If you’ve been following this blog, you’ve been following the evolution of the play The F Word by Melissa Blackall. It’s gone on quite a journey, and here we are... near the point in the road where we let this play walk on its own two feet. The point at which we give it over to actors and the director to make it into a production. Before we cross the last mile with the play, here’s what Melissa has to share with us.
It’s a huge (we’ve all realized puns are literally unavoidable with this play) subject to tackle... FAT. I wanted to explore how American’s obsession and fear of fat, effects individuals. Specifically examining the questions: where does the obsession come from? Can it be stopped? Is it the individual's place to stop it or ignore it? How do individuals develop a positive body image in this culture? Is fat really that bad? Etc....
Here’s where I started. I had just finished two years with AmeriCorps National Civilian Community Corps and was touring the country with a play that I wrote promoting National Service. As my time in AmeriCorps was waning, I looked in my writing journal and saw the list of plays I hope to someday write and one stood out to me… “A play about fat.” I thought to my myself. “Hmmm. I might be ready for that one….” That was five years ago.
I started with research – lots and lots of research. One book in particular was instrumental in the creation of this play – The Obesity Myth: Why America's obsession with weight is hazardous to your health by Paul Campos. The book is very thought provoking and one quote was so striking, I’ve included it in the written script:
“And nothing less than a revolution is needed to overthrow America’s eating-disordered culture, with it’s loathing of the most minimal body diversity, its neurotic oscillation between guilt-ridden bingeing and anorexic self-starvation and its pathologic fear of food, pleasure, and life itself.
I read lots of other books, interviewed lots of people and paid attention to how the media, medical field, my peers, family, and I responded or interacted with the subject. I instantly realized that while we’re bombarded by images and judgments around fat, nobody really wants to talk about. I also realized asking someone’s weight is worse than asking their age! I read horrifying statistics, including that a majority of American woman would rather get cancer than be considered fat. And that’s how I got the title. Fat has become the new F word!
After the first reading of The F Word at The Kennedy Center's Page to Stage Festival in 2007, I realized I had a great set of blueprints, but I didn’t have a play quite yet. The draft lacked an emotional anchor – it was full of concepts. Audiences don’t relate to concepts, they relate to characters. Major rewrites followed and have continued over the past two years.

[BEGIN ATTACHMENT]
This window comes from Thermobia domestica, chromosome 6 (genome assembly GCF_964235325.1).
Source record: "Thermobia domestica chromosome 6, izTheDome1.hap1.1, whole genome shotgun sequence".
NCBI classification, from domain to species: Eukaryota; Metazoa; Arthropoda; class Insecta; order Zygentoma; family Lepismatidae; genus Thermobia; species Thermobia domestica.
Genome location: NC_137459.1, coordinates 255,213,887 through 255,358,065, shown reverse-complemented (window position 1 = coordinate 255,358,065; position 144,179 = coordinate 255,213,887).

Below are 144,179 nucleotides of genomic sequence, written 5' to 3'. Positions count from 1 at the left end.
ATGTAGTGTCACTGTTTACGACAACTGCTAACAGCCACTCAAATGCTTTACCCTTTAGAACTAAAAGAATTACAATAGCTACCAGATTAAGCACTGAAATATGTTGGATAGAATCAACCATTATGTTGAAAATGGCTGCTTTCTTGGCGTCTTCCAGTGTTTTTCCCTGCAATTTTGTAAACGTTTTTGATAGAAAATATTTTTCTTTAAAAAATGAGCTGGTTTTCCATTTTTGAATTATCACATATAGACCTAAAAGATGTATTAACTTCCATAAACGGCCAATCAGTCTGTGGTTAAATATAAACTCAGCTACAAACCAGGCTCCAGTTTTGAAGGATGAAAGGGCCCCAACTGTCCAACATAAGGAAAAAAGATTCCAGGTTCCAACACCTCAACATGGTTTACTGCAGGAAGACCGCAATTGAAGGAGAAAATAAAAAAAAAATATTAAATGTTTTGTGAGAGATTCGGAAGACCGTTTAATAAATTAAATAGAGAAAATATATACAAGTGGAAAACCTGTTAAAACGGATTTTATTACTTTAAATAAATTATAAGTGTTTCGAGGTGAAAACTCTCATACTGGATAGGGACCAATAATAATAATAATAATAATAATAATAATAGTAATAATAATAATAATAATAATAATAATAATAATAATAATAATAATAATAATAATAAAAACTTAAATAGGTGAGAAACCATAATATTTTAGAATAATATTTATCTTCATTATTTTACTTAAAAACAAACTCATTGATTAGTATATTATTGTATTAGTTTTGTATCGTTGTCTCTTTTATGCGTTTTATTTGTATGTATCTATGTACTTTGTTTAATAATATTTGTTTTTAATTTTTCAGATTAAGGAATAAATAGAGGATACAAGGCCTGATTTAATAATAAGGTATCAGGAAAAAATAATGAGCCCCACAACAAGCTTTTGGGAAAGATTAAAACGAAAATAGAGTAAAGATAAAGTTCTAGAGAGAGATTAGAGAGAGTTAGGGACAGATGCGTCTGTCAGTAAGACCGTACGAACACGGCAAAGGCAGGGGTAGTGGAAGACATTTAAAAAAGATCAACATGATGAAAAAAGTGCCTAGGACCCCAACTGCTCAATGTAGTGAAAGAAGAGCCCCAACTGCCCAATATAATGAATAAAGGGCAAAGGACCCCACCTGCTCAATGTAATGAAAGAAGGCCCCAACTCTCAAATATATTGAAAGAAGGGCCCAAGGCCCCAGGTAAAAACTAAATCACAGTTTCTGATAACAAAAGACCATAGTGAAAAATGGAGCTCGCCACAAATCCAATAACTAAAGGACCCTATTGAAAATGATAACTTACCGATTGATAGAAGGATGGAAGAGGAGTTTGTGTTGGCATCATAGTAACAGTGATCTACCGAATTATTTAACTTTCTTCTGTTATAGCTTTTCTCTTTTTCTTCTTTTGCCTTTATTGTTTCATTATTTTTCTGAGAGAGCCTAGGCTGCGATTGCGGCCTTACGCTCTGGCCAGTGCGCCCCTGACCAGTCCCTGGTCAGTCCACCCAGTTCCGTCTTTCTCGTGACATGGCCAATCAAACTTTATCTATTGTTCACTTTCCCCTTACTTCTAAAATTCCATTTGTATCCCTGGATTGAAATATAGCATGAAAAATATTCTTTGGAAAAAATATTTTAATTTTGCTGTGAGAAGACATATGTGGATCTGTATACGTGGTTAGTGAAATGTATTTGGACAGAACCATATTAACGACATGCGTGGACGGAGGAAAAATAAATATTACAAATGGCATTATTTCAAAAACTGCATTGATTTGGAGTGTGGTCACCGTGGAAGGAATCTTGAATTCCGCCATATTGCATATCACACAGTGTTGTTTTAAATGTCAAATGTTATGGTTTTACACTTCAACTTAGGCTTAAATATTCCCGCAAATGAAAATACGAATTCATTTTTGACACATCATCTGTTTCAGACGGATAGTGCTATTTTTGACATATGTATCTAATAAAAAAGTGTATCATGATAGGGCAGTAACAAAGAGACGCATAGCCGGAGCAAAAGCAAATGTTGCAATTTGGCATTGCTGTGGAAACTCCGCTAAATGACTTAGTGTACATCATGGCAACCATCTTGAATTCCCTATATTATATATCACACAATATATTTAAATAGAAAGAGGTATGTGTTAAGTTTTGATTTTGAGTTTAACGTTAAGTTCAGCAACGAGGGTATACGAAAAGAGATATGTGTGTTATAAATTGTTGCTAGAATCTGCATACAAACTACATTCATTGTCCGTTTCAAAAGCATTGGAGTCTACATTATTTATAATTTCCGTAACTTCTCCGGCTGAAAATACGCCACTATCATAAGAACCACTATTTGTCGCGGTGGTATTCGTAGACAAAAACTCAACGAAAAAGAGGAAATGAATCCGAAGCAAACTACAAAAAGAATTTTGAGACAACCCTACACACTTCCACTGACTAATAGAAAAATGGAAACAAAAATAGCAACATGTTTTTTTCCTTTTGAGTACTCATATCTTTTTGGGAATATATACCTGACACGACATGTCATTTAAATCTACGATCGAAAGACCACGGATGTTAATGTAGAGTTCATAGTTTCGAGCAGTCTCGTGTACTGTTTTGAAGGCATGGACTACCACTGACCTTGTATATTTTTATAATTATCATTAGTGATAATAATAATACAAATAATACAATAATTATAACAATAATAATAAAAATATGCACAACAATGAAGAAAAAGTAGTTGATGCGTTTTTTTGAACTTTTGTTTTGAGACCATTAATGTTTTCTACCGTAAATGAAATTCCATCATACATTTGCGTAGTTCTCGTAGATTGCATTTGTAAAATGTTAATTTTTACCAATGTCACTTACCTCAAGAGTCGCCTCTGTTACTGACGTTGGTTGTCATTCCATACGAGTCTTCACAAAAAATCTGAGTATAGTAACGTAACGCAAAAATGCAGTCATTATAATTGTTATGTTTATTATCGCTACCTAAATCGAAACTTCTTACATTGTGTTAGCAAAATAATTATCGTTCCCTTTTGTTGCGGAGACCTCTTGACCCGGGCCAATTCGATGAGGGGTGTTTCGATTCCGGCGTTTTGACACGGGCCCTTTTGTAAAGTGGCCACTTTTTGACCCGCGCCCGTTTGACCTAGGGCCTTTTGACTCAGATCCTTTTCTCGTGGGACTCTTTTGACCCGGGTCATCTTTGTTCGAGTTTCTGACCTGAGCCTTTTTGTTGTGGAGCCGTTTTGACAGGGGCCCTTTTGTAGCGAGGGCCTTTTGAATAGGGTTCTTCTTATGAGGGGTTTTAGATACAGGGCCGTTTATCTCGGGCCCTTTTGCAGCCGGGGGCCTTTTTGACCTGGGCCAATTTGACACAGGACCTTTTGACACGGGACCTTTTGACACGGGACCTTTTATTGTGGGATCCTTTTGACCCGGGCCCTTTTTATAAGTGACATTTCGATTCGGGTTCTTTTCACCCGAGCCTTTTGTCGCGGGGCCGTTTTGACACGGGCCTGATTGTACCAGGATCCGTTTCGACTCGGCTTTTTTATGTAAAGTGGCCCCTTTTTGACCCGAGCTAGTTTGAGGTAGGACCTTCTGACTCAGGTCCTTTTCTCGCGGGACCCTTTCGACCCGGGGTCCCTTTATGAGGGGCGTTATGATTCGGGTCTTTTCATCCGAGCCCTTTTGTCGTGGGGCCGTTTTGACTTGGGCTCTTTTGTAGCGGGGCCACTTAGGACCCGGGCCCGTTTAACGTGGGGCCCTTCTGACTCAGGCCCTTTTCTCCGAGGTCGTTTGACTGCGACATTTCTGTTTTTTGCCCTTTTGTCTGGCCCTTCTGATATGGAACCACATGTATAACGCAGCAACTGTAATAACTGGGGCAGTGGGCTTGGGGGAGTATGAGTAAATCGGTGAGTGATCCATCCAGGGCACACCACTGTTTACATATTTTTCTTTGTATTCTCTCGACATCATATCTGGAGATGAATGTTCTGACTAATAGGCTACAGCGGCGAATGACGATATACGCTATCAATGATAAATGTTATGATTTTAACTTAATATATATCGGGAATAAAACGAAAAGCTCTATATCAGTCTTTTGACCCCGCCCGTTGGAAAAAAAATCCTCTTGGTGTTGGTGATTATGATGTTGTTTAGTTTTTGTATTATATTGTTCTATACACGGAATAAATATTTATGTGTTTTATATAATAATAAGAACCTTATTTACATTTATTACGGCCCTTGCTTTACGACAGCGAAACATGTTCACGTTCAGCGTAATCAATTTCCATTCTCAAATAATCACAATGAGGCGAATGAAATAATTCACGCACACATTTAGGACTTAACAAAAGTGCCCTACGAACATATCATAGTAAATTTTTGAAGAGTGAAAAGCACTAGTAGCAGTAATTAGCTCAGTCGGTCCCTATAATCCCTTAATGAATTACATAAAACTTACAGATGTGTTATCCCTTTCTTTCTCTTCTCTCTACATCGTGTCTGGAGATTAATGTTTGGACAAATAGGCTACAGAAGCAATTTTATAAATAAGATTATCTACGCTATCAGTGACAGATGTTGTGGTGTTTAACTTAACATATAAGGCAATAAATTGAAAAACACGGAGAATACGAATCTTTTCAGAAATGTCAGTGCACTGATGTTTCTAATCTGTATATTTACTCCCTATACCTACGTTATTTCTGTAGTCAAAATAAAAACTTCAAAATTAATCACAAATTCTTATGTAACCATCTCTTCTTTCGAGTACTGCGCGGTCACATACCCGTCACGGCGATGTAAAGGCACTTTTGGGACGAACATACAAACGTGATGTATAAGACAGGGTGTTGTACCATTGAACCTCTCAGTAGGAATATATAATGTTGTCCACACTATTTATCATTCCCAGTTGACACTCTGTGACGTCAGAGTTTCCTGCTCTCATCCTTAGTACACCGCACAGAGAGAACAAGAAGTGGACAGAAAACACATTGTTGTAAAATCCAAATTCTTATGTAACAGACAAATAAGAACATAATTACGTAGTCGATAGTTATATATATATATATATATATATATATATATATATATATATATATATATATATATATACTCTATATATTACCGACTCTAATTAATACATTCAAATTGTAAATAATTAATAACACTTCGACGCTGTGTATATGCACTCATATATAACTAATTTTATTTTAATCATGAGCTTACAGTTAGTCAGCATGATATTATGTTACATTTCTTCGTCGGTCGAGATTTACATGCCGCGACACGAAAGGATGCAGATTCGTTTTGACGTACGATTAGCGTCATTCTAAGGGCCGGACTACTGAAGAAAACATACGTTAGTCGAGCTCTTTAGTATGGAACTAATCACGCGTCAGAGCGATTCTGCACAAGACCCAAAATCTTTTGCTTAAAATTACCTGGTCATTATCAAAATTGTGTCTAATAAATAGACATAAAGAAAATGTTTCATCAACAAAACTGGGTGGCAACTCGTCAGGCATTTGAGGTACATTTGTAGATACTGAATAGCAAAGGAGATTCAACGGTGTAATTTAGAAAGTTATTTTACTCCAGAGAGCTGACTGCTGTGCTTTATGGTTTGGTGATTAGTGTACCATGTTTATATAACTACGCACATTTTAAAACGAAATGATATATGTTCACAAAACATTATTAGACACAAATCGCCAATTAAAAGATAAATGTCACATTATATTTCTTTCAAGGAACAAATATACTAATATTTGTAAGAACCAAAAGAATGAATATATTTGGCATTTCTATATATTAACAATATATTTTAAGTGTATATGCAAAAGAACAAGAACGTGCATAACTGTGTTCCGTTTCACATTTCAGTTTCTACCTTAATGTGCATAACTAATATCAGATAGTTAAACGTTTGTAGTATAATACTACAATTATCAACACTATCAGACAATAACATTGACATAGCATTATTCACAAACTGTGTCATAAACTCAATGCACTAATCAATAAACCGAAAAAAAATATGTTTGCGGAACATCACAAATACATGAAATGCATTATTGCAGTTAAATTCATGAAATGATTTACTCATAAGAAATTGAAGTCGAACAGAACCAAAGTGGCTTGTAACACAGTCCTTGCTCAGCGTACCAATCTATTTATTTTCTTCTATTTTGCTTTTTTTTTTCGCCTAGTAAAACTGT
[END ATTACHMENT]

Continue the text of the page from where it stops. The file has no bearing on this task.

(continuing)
Working with Director Patrick Torres during Inkwell’s Inaugural Festival in 2008 proved to be invaluable. We tackled a section of the script we have called the Symptoms Scenes. In these scenes, the seven bodies experience a metaphorically infection that is caused by the cultural obsession with Fat. Patrick and the actors helped me understand why some of the Symptoms Scenes worked and some didn’t. The scenes that took place in a concrete place (The Grand Canyon, a New Jersey bus terminal) worked much better than those that were in a void space. That staged reading gave life to the next chapter of the play and the symptom scenes and the characters were far more developed.
The Symptoms Scenes continue to be a main focus of rewrites. Jessi Burgess (an incredible dramaturge) felt it was necessary that all the characters have a symptom scene (we started this process with only five) and that they could serve as the emotional anchor that the script has been missing. She was right! So now, ALL seven characters experience a symptom in a concrete location in the United States and infect another body (like a cultural virus). The domino infection helps navigate us through this vignette play. The Symptoms Scenes have become my favorite probably because they have evolved the most over the Inkubator process, and I love that they take us all over the United States and examine universal feelings in a totally different way.
The play still needs some tweaking, but I’m much closer to the play I want to write. I’m most interested in finding threads to connect the vignette style of the piece. While some of these threads will emerge from rewriting and structure most of them will be created with the help of our wonderful and insightful Director Jessica Lefkow and the extremely talented cast. This cast has been so helpful in sharing their thoughts and bringing their craft to this process. With additional ideas from the sound designer Matt Nielson, set designer Matt Soule, lighting designer Adam Magazine, costume designer Maggie Clifton, and prop designer Suzen Mason. I have no doubt that by the end of this process all of these amazing artists will help this vignette play find a smooth rhythm and a clear dramatic arch.
The Inkwell’s Lee Liebeskind, Lindsay Haynes, Anne McCaw, Amy Kellett, and of course the fabulous Ms. Jessi Burgess have been incredibly supportive throughout my exploration and writing of this play. Without the Inkwell, I wouldn’t have been able to wrap my head or arms around this FAT play!
Above, The Inkwell team of actors, dramaturges, and producers participate in an open rehearsal of The F Word at The Inkwell's inaugural Inkubator Festival. The photo is by the playwright, Melissa Blackall.